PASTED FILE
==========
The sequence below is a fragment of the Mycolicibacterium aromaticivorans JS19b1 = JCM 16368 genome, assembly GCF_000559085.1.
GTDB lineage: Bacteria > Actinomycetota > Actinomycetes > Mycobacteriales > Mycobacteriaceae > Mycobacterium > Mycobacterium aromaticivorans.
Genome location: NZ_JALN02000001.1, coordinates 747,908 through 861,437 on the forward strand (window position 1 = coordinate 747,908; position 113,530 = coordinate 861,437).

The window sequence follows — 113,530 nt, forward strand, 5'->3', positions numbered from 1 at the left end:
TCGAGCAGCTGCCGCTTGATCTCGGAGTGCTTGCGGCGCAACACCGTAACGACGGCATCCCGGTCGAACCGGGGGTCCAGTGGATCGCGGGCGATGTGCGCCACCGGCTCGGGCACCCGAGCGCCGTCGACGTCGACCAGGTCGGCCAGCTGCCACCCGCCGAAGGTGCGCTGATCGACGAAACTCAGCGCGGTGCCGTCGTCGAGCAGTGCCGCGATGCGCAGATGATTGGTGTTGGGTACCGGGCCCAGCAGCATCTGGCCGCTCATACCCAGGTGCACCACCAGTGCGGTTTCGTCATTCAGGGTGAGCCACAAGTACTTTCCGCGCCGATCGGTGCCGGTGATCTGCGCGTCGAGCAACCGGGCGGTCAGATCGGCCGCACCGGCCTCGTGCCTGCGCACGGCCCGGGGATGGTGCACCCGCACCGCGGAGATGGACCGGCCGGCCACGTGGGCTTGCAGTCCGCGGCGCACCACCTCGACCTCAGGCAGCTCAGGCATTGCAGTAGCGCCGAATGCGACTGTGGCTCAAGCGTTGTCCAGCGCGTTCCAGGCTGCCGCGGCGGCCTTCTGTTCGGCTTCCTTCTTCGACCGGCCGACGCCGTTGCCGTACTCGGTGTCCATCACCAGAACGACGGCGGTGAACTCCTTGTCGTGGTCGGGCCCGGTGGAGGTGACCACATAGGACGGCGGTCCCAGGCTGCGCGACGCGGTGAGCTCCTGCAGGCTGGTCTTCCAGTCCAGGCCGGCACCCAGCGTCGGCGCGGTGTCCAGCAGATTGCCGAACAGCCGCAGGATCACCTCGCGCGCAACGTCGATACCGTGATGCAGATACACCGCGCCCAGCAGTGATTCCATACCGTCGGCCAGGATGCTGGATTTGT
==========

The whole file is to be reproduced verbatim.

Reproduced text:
The sequence below is a fragment of the Mycolicibacterium aromaticivorans JS19b1 = JCM 16368 genome, assembly GCF_000559085.1.
GTDB lineage: Bacteria > Actinomycetota > Actinomycetes > Mycobacteriales > Mycobacteriaceae > Mycobacterium > Mycobacterium aromaticivorans.
Genome location: NZ_JALN02000001.1, coordinates 747,908 through 861,437 on the forward strand (window position 1 = coordinate 747,908; position 113,530 = coordinate 861,437).

The window sequence follows — 113,530 nt, forward strand, 5'->3', positions numbered from 1 at the left end:
TCGAGCAGCTGCCGCTTGATCTCGGAGTGCTTGCGGCGCAACACCGTAACGACGGCATCCCGGTCGAACCGGGGGTCCAGTGGATCGCGGGCGATGTGCGCCACCGGCTCGGGCACCCGAGCGCCGTCGACGTCGACCAGGTCGGCCAGCTGCCACCCGCCGAAGGTGCGCTGATCGACGAAACTCAGCGCGGTGCCGTCGTCGAGCAGTGCCGCGATGCGCAGATGATTGGTGTTGGGTACCGGGCCCAGCAGCATCTGGCCGCTCATACCCAGGTGCACCACCAGTGCGGTTTCGTCATTCAGGGTGAGCCACAAGTACTTTCCGCGCCGATCGGTGCCGGTGATCTGCGCGTCGAGCAACCGGGCGGTCAGATCGGCCGCACCGGCCTCGTGCCTGCGCACGGCCCGGGGATGGTGCACCCGCACCGCGGAGATGGACCGGCCGGCCACGTGGGCTTGCAGTCCGCGGCGCACCACCTCGACCTCAGGCAGCTCAGGCATTGCAGTAGCGCCGAATGCGACTGTGGCTCAAGCGTTGTCCAGCGCGTTCCAGGCTGCCGCGGCGGCCTTCTGTTCGGCTTCCTTCTTCGACCGGCCGACGCCGTTGCCGTACTCGGTGTCCATCACCAGAACGACGGCGGTGAACTCCTTGTCGTGGTCGGGCCCGGTGGAGGTGACCACATAGGACGGCGGTCCCAGGCTGCGCGACGCGGTGAGCTCCTGCAGGCTGGTCTTCCAGTCCAGGCCGGCACCCAGCGTCGGCGCGGTGTCCAGCAGATTGCCGAACAGCCGCAGGATCACCTCGCGCGCAACGTCGATACCGTGATGCAGATACACCGCGCCCAGCAGTGATTCCATACCGTCGGCCAGGATGCTGGATTTGT